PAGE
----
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Asphalt Shingle Roof Prices, Reviews and Pros vs Cons

Asphalt Shingles Roofing

Sometimes called composite shingles, asphalt shingles are probably the most common roofing material in 2019. Two factors influence this popularity: price and familiarity. In other words, asphalt shingles are both the most well-known and least expensive roofing material available today.

What Are Asphalt Shingles?

As the name implies, the base material of asphalt shingles is asphalt. However, these roofing shingles also contain a number of other materials, including fiberglass and organic substances such as ceramic, mica, slate, quartz, sand, talc, and stone. These other materials aid in binding, strength, moisture resistance, and more.

The composition of an asphalt shingle includes:

  • Mat: The shingle's core is a fiberglass mat that holds asphalt well and resists tearing while still being lightweight.
  • Asphalt: The mat goes through a saturation process that coats every fiber with hot asphalt, chosen for its toughness and excellent resistance against impacts, wind, and more.
  • Granule coating: The top layer (i.e. the exposed part) receives a granular, mineral coating that both protects the shingle and gives it a more attractive appearance. Ceramic coating is popular, since these granules help reflect UV rays, which present the greatest threat to your roof shingles.
  • Sealant strips: Where the shingles meet lies a strip of raw asphalt. Once installed and covered by the next layer, the sun heats the sealant strip and bonds the shingles together.

Styles of Asphalt Shingles

For decades, three-tab asphalt shingles were basically the only game in town. Beginning the 1970s, though, manufacturers began offering new styles, thicknesses, and sizes.

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  • Strip shingles: This is the traditional three-tab variety. Strips include three "tabs" that look like individual shingles once installed. Installation is relatively simple and the shingles are available in a wide array of pattern options.
  • Individual shingles: As the name implies, these are individual shingles available in rectangular and hexagonal patterns. You get a lot of flexibility with this style but at a higher price and a more difficult installation.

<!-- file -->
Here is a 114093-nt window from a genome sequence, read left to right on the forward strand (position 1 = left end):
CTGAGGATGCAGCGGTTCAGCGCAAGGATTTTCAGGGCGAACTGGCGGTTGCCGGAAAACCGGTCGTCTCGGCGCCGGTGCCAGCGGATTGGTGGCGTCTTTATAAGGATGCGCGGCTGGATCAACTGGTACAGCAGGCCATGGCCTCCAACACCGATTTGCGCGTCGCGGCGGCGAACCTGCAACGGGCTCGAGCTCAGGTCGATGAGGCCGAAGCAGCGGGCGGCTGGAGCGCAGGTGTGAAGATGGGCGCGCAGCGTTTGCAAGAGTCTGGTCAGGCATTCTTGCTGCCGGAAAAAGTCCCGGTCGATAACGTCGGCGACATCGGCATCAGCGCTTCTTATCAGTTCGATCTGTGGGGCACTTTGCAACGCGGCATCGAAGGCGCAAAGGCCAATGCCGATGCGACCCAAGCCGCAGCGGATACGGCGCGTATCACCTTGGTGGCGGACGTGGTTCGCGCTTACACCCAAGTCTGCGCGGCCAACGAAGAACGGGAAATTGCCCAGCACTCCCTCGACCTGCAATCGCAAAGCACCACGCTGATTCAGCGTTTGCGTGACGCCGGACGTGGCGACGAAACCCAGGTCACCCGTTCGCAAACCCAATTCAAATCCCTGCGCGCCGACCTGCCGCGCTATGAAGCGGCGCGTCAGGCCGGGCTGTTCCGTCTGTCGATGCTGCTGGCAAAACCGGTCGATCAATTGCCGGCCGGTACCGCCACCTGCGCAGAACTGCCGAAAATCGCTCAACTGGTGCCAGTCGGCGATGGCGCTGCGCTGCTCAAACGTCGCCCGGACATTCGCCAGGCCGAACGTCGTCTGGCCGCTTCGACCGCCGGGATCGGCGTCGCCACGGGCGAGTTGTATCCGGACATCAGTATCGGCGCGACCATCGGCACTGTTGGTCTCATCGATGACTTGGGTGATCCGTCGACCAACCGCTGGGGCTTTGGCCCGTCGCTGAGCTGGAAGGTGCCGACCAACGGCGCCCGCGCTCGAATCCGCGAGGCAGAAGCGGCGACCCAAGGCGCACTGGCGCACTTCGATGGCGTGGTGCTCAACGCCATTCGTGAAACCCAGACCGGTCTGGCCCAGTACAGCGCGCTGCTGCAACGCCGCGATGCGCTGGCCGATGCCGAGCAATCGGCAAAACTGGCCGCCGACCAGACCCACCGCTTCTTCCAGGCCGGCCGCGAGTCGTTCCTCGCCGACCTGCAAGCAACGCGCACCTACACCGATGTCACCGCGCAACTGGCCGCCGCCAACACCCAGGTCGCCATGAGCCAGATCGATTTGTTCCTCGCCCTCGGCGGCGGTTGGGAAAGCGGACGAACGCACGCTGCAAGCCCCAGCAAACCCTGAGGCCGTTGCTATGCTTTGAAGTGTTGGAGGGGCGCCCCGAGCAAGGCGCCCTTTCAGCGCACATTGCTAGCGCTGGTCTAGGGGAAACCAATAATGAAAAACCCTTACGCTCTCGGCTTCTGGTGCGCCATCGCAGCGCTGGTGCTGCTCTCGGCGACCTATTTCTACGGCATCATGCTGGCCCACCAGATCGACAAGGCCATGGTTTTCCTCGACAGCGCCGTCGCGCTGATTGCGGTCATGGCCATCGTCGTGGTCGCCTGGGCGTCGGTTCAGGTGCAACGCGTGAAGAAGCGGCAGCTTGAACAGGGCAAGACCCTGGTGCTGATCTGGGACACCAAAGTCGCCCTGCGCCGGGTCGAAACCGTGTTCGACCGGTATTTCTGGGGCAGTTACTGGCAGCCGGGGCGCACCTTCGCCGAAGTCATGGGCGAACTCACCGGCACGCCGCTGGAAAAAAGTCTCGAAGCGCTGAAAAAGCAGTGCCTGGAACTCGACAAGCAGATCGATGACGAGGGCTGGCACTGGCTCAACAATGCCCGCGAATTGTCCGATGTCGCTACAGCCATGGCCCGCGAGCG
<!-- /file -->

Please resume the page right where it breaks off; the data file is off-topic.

• Interlocking shingles: Again, the name pretty much says it all. These shingles interlock and are popular in areas with high winds.
  • Laminated shingles: Also known as architectural shingles, these are very similar to the traditional three-tab style but with variations in spacing, thickness, and even number to create a more dynamic looking roof.

How Much Do Asphalt Shingle Roofs Cost?

The cost to replace or repair your roof varies widely depending on its size and pitch, average labor costs in your area, and much more. The following should help you estimate the materials cost for your roofing job.

  • IKO Marathon Ultra AR 3-Tab Fiberglass Asphalt Shingles, price range: $23 to $26 per bundle, three bundles per 100 square feet
  • Owens Corning Supreme, basic 3-Tab, 25-year shingles, price range: $27 to $28 per bundle, three bundles per square
  • IKO Cambridge AR Laminate Fiberglass Asphalt Architectural Shingles, price range: $28 to $30 per bundle, three bundles per 100 square feet
  • GAF Royal Sovereign 33.33-sq ft 3-Tab roof shingles, price range: $27 to $32 per bundle, three bundles per 100 square feet
  • Owens Corning Duration COOL, Laminated/Architectural limited lifetime shingles, price range: $38 to $39 per bundle, three bundles per 100 square feet
  • GAF Marquis Weathermax 33.33-sq ft Laminated Traditional 3-Tab roof shingles, price range: $43 to $44 per bundle, three bundles per 100 square feet

Pros and Cons of Asphalt Shingles

Asphalt roof shingles have two big pros: lower cost and easier installation compared to other roofing materials. They're also easy to remove, and some styles even let you install new shingles over existing ones, saving you both time and money.

The coating of the shingles themselves contains granules that help deflect UV rays, which not only damage your roof but may also heat the inside of your home. You can choose shingle colors that help deflect UV rays even more, or focus solely on matching your home's paint scheme.

Asphalt shingles are resilient, resist algae, and typically last around 20 years. They are a popular choice when homeowners need a new roof but don't intend to hold onto the home for an extended period of time.

There are also a few disadvantages to asphalt shingle roofs. Impacts, such as falling tree limbs or hail stones, may break one or more shingles. The granules used to coat them are also susceptible to becoming dislodged during inclement weather, which weakens the roof over time. The shingles may also trap moisture or excess UV rays, which may cause premature breakdown and curling. All of these may cause your roof to leak.

Finally, although an asphalt shingle roof costs less, if you plan to be in your home for 20 years or more, it may not be the best choice. The weather in your area plays a large role in how long these roofs last, but 20 years is about the average.

Author: Angela Escobar

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